This paper shows the possibility of stimulated emission in quantum cascades (QC) embedded in a vertical cavity and proposes a design for the first quantum-cascade vertical-cavity surface-emitting laser (QC VCSEL). In the proposed design, the top VCSEL mirror is a monolithic high-refractive-index contrast grating (MHCG), which serves as both an optical coupler and as the region in which the vertical component of the electrical field is induced, enabling stimulating emission from the quantum cascades. Using a three-dimensional, fully vectorial optical model, a stand-alone MHCG is analysed in terms of its possible use as a QC VCSEL mirror. The distribution of the optical field and threshold gain in VCSELs with QC embedded in MHCG are also simulated.
Vertical-cavity surface-emitting lasers (VCSELs) are used for short-haul optical data transmission with increasing bit rates. The optimization involves both enhanced device designs and the use of higher-order modulation formats. In order to improve the modulation bandwidth substantially, the presented work employs spin-pumped VCSELs (spin-VCSELs) and their polarization dynamics instead of relying on intensity-modulated devices. In spin-VCSELs, the polarization state of the emitted light is controllable via spin injection. By optical spin pumping a single-mode VCSEL is forced to emit light composed of both orthogonal linearly polarized fundamental modes. The frequencies of these two modes differ slightly by a value determined by the cavity birefringence. As a result, the circular polarization degree oscillates with their beat frequency, i.e., with the birefringence-induced mode splitting. We used this phenomenon to show so-called polarization oscillations, which are generated by pulsed spin injection. Their frequency represents the polarization dynamics resonance frequency and can be tuned over a wide range via the birefringence, nearly independent from any other laser parameter. In previous work we demonstrated a maximum birefringence-induced mode splitting of more than 250 GHz. In this work, compared to previous publications, we show an almost doubled polarization oscillation frequency of more than 80 GHz. Furthermore, we discuss concepts to achieve even higher values far above 100 GHz.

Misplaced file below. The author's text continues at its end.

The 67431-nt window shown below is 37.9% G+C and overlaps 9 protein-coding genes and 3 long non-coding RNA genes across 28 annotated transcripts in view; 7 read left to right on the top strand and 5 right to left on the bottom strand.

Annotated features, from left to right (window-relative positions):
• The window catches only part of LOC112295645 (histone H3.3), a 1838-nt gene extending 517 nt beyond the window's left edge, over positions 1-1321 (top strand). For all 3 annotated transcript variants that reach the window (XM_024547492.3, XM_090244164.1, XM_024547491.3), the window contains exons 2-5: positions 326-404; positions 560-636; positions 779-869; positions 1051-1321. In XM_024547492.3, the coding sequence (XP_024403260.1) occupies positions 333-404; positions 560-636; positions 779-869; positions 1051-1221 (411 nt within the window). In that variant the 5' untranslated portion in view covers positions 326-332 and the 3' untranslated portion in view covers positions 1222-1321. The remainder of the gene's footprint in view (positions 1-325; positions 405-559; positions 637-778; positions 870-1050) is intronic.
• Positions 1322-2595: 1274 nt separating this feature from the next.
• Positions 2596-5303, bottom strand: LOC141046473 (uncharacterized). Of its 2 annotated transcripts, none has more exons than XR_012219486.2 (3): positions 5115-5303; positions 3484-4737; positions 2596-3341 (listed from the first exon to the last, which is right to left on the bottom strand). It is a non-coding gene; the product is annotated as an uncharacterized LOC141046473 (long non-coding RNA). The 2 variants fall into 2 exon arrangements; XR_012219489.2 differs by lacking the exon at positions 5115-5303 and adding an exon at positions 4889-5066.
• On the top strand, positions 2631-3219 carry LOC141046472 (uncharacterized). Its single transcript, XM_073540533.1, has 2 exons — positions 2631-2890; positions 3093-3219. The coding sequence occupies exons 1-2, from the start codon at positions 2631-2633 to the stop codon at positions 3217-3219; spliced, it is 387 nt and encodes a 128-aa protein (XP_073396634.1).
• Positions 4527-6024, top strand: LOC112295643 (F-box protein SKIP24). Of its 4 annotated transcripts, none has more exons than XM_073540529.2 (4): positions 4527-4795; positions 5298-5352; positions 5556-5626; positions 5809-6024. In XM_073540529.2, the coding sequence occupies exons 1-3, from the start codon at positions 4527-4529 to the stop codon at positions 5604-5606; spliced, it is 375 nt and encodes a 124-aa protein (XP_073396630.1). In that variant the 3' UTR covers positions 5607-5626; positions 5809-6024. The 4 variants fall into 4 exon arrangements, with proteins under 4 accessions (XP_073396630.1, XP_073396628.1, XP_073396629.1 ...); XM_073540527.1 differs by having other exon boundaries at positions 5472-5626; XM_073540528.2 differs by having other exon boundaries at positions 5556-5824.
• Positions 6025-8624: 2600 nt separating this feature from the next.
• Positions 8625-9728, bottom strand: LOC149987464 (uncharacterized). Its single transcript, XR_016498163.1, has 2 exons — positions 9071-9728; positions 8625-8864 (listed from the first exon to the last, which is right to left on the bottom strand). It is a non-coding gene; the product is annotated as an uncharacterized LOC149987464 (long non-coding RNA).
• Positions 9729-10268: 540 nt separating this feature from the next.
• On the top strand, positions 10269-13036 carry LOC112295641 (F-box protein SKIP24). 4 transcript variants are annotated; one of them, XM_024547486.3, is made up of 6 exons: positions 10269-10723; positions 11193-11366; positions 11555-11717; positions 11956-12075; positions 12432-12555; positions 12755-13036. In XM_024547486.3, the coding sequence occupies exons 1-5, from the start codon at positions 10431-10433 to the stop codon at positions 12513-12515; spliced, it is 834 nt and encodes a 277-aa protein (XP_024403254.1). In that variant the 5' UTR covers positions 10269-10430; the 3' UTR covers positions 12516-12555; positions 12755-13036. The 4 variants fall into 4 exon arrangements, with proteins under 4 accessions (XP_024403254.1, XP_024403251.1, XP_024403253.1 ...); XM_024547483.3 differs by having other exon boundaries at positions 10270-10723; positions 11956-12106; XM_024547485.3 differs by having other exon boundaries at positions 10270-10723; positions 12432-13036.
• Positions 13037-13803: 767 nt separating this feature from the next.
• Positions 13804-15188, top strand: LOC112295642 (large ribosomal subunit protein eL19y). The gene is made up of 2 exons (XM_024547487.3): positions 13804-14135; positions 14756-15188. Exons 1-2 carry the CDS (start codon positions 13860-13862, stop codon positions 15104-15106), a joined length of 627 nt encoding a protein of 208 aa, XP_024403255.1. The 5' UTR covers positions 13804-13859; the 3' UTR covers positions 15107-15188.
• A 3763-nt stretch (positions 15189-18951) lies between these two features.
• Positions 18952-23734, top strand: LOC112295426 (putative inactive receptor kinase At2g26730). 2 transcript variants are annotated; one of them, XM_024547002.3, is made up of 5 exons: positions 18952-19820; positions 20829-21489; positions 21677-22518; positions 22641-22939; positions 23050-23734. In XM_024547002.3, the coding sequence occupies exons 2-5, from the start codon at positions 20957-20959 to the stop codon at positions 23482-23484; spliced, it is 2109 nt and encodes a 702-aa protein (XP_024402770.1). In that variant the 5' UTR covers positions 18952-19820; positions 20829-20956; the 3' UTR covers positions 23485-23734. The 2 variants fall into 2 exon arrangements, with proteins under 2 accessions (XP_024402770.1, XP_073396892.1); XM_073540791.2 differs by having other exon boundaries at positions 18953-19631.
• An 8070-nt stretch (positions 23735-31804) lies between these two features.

The birefringence splitting B, which is the frequency difference between the two fundamental linear polarization modes in vertical-cavity surface-emitting lasers (VCSELs), is the key parameter determining the polarization dynamics of spin-VCSELs that can be much faster than the intensity dynamics. For easy handling and control, electrical tuning of B is favored. This was realized in an integrated chip by thermally induced strain via asymmetric heating with a birefringence tuning range of 45 GHz. In this paper we present our work on VCSEL structures mounted on piezoelectric transducers for strain generation. Furthermore we show a combination of both techniques, namely VCSELs with piezo-thermal birefringence tunability.
Tunable vertical cavity surface emitting lasers (VCSELs) offer a potentially low cost tunable optical source in the 3-5 μm range that will enable commercial spectroscopic sensing of numerous environmentally and industrially important gases including methane, ethane, nitrous oxide, and carbon monoxide. Thus far, achieving room temperature continuous wave (RTCW) VCSEL operation at wavelengths beyond 3 μm has remained an elusive goal. In this paper, we introduce a new device structure that has enabled RTCW VCSEL operation near the methane absorption lines at 3.35 μm. This device structure employs two GaAs/AlGaAs mirrors wafer-bonded to an optically pumped active region comprising compressively strained type-I InGaAsSb quantum wells grown on a GaSb substrate. This substrate is removed in processing, as is one of the GaAs mirror substrates. The VCSEL structure is optically pumped at room temperature with a CW 1550 nm laser through the GaAs substrate, while the emitted 3.3 μm light is captured out of the top of the device. Power and spectrum shape measured as a function of pump power exhibit clear threshold behavior and robust singlemode spectra.
Development of multi-mode, high-power, large-aperture two-dimensional VCSEL arrays, operating at a nominal wavelength of 940nm, with highly stable beam profile will be presented. They are designed and fabricated using Trilumina’s proprietary flip-chip-bondable back-side-emitting VCSEL array chip technology. We have demonstrated that a 150-element VCSEL chip array with the improved design shows divergence angle (FWHM) of less than 15°. Additionally, we have integrated this design into drive circuitry that allows us to achieve peak optical powers in excess of 400W.